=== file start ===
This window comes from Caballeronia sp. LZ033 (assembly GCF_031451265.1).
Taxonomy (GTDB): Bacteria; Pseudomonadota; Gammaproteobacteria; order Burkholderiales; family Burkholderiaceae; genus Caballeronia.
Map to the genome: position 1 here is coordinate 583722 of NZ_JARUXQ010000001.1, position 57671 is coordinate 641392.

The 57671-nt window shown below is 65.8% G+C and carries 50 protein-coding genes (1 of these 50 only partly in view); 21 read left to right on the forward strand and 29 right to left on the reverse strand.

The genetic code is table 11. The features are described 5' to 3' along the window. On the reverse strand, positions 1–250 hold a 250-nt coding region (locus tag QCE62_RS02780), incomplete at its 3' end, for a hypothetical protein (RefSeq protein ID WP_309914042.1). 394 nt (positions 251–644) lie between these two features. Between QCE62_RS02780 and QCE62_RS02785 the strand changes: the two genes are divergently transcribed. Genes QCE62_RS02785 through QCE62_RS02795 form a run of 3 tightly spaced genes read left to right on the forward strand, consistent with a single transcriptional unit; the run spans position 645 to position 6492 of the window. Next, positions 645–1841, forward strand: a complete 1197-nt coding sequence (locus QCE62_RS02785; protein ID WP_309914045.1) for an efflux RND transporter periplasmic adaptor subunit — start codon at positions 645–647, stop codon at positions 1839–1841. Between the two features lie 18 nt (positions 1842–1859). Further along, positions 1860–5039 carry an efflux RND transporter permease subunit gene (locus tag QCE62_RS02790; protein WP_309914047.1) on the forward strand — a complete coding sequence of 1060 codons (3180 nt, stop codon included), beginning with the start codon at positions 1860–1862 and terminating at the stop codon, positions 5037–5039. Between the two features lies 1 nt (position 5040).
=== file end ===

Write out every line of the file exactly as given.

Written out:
This window comes from Caballeronia sp. LZ033 (assembly GCF_031451265.1).
Taxonomy (GTDB): Bacteria; Pseudomonadota; Gammaproteobacteria; order Burkholderiales; family Burkholderiaceae; genus Caballeronia.
Map to the genome: position 1 here is coordinate 583722 of NZ_JARUXQ010000001.1, position 57671 is coordinate 641392.

The 57671-nt window shown below is 65.8% G+C and carries 50 protein-coding genes (1 of these 50 only partly in view); 21 read left to right on the forward strand and 29 right to left on the reverse strand.

The genetic code is table 11. The features are described 5' to 3' along the window. On the reverse strand, positions 1–250 hold a 250-nt coding region (locus tag QCE62_RS02780), incomplete at its 3' end, for a hypothetical protein (RefSeq protein ID WP_309914042.1). 394 nt (positions 251–644) lie between these two features. Between QCE62_RS02780 and QCE62_RS02785 the strand changes: the two genes are divergently transcribed. Genes QCE62_RS02785 through QCE62_RS02795 form a run of 3 tightly spaced genes read left to right on the forward strand, consistent with a single transcriptional unit; the run spans position 645 to position 6492 of the window. Next, positions 645–1841, forward strand: a complete 1197-nt coding sequence (locus QCE62_RS02785; protein ID WP_309914045.1) for an efflux RND transporter periplasmic adaptor subunit — start codon at positions 645–647, stop codon at positions 1839–1841. Between the two features lie 18 nt (positions 1842–1859). Further along, positions 1860–5039 carry an efflux RND transporter permease subunit gene (locus tag QCE62_RS02790; protein WP_309914047.1) on the forward strand — a complete coding sequence of 1060 codons (3180 nt, stop codon included), beginning with the start codon at positions 1860–1862 and terminating at the stop codon, positions 5037–5039. Between the two features lies 1 nt (position 5040).